Long term governments bonds, are all countries equal?
Commentary by Fabien de la Gastine
1. Long-term government bonds have performed very well since the beginning of the year. How much room for growth do you think they still have given the latest ECB and Fed statements?
Since the beginning of the year, the long-term German and US government bond rates have decreased by more than 55 bps and 65 bps respectively to -0.30% and 2% (Source: Bloomberg, June 25, 2019). These levels already integrate the following market expectations of Central Bank rate cuts: -100 bps by the FED and -10 bps for the ECB until the end of 2020. If the risks surrounding the trade war between the US and China, hard Brexit and tensions with Iran cease to deteriorate more, we do not anticipate further Central Bank rate cuts or tensions on nominal yields. Considering current USD hedge costs, the carry of the US 10y Treasury is negative. In Europe, semi-core rates are negative on all maturities up to 9 years and the yield on the German 30-year bonds is only 0.25% (Source: Bloomberg, June 25, 2019)! At this stage, many institutional investors, such as insurance funds, cannot invest in sovereign bonds with a maturity in excess of 15 years, but the very low level of rates could be an incentive to do it. This is one of the reasons why we are convinced that the 10-30 years curve could flatten. For carry reasons and despite the significant tightening of their spreads, we continue to favor Spanish and Portuguese bonds. In our opinion, these two strategies could perform in the coming months.
2. Long-term BTPs failed to replicate the performance of 'long' government bonds issued by other Eurozone countries. Do you think that BTPs represent an opportunity in this sense?
Unlike Spain or Portugal, the spread between the Italian and German 10-year bond rate has not tightened since the beginning of the year. The performance of an Italian 10-year bond (more than +6% year to date – Bloomberg, June 25, 2019) is almost the same as a French 10-year maturity bond and greater than a German 10-year bond. However, it is true that BTP failed to replicate the performance of Spanish and Portuguese bonds. The nominal rate of BTPs, especially on the short-term part of the curve, still represents an opportunity for carry but currently we prefer to be opportunistic on BTPs. Indeed, the relationship between the Italian Government and the European Commission is edgy; forecasts for 2019 growth are low. Moreover, if Italy does not hike the VAT in 2020, it will be difficult to satisfy EC requirements. The debate on the mini-BOTS is really a vast issue for rating agencies: Italy could lose a large part of its investor base if its rating moves below BBB-.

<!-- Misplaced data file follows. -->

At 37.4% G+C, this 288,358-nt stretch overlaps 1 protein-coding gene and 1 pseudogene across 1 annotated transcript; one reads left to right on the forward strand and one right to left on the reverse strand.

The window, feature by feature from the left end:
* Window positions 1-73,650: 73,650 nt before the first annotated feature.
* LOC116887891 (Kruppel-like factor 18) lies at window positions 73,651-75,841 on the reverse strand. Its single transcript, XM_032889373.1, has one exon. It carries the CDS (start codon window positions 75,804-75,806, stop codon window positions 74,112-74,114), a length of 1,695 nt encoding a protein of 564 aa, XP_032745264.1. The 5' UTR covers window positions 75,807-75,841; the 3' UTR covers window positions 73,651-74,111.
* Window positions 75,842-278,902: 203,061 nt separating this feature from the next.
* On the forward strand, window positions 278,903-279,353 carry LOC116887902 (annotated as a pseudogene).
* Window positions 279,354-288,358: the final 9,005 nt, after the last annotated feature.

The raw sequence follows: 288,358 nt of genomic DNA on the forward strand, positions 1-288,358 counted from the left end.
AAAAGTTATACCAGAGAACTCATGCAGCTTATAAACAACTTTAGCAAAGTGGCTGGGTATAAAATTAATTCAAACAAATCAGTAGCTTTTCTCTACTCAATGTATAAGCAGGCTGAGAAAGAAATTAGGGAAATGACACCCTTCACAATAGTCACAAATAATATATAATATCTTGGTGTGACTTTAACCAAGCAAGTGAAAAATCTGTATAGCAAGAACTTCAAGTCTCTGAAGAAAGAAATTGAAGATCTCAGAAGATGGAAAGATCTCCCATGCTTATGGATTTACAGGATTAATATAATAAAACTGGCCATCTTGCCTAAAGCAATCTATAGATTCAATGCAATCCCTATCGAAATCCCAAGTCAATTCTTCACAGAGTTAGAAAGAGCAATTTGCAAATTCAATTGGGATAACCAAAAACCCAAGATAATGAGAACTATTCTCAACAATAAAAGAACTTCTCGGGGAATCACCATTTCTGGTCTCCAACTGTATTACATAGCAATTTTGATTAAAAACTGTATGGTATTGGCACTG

THIS COMMENTARY IS INTENDED FOR PROFESSIONAL INVESTORS ONLY WITHIN THE MEANING OF MIFID II. It is provided for informational and educational purposes only and is not intended to serve as a forecast, research product or investment advice and should not be construed as such. It may not constitute investment advice or an offer, invitation or recommendation to invest in particular investments or to adopt any investment strategy. Past performance is not indicative of future performance. The opinions expressed by La Française Group are based on current market conditions and are subject to change without notice. These opinions may differ from those of other investment professionals. Published by La Française AM Finance Services, head office located at 128 boulevard Raspail, 75006 Paris, France, a company regulated by the Autorité de Contrôle Prudentiel as an investment services provider, no. 18673 X, a subsidiary of La Française. La Française Asset Management was approved by the AMF under no. GP97076 on 1 July 1997. Internet information for the regulatory authorities : Autorité de Contrôle Prudentiel et de Résolution www.acp.banque-france.fr, Autorité des Marchés Financiers www.amf-france.org